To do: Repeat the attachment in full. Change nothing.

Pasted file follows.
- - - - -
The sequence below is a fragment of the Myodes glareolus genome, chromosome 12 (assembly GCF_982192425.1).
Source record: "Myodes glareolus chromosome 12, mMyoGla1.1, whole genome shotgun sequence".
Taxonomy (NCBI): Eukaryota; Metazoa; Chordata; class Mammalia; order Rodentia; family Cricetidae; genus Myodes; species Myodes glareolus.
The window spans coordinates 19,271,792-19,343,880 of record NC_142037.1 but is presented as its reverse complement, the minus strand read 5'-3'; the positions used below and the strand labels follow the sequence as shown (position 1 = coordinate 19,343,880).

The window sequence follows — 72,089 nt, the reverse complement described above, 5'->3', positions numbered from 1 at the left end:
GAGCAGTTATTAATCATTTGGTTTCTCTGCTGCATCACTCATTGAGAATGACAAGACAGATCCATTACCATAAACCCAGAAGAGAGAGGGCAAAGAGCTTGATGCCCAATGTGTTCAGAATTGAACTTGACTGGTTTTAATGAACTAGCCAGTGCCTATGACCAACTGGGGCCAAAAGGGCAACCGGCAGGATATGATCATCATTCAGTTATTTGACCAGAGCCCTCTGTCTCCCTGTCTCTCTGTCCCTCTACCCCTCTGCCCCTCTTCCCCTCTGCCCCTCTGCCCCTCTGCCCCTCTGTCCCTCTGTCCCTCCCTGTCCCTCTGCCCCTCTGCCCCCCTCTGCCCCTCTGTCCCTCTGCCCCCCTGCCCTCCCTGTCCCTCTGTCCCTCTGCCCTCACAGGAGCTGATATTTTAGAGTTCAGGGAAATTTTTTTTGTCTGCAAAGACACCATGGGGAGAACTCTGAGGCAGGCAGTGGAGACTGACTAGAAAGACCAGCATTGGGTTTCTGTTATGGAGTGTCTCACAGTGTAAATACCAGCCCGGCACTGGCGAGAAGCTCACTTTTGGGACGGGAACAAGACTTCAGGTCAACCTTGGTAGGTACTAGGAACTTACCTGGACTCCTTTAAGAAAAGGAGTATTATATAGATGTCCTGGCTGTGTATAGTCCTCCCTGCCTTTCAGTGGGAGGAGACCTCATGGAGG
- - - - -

The sequence below is a fragment of the Myodes glareolus genome, chromosome 12 (assembly GCF_982192425.1).
Source record: "Myodes glareolus chromosome 12, mMyoGla1.1, whole genome shotgun sequence".
Taxonomy (NCBI): Eukaryota; Metazoa; Chordata; class Mammalia; order Rodentia; family Cricetidae; genus Myodes; species Myodes glareolus.
The window spans coordinates 19,271,792-19,343,880 of record NC_142037.1 but is presented as its reverse complement, the minus strand read 5'-3'; the positions used below and the strand labels follow the sequence as shown (position 1 = coordinate 19,343,880).

The window sequence follows — 72,089 nt, the reverse complement described above, 5'->3', positions numbered from 1 at the left end:
GAGCAGTTATTAATCATTTGGTTTCTCTGCTGCATCACTCATTGAGAATGACAAGACAGATCCATTACCATAAACCCAGAAGAGAGAGGGCAAAGAGCTTGATGCCCAATGTGTTCAGAATTGAACTTGACTGGTTTTAATGAACTAGCCAGTGCCTATGACCAACTGGGGCCAAAAGGGCAACCGGCAGGATATGATCATCATTCAGTTATTTGACCAGAGCCCTCTGTCTCCCTGTCTCTCTGTCCCTCTACCCCTCTGCCCCTCTTCCCCTCTGCCCCTCTGCCCCTCTGCCCCTCTGTCCCTCTGTCCCTCCCTGTCCCTCTGCCCCTCTGCCCCCCTCTGCCCCTCTGTCCCTCTGCCCCCCTGCCCTCCCTGTCCCTCTGTCCCTCTGCCCTCACAGGAGCTGATATTTTAGAGTTCAGGGAAATTTTTTTTGTCTGCAAAGACACCATGGGGAGAACTCTGAGGCAGGCAGTGGAGACTGACTAGAAAGACCAGCATTGGGTTTCTGTTATGGAGTGTCTCACAGTGTAAATACCAGCCCGGCACTGGCGAGAAGCTCACTTTTGGGACGGGAACAAGACTTCAGGTCAACCTTGGTAGGTACTAGGAACTTACCTGGACTCCTTTAAGAAAAGGAGTATTATATAGATGTCCTGGCTGTGTATAGTCCTCCCTGCCTTTCAGTGGGAGGAGACCTCATGGAGG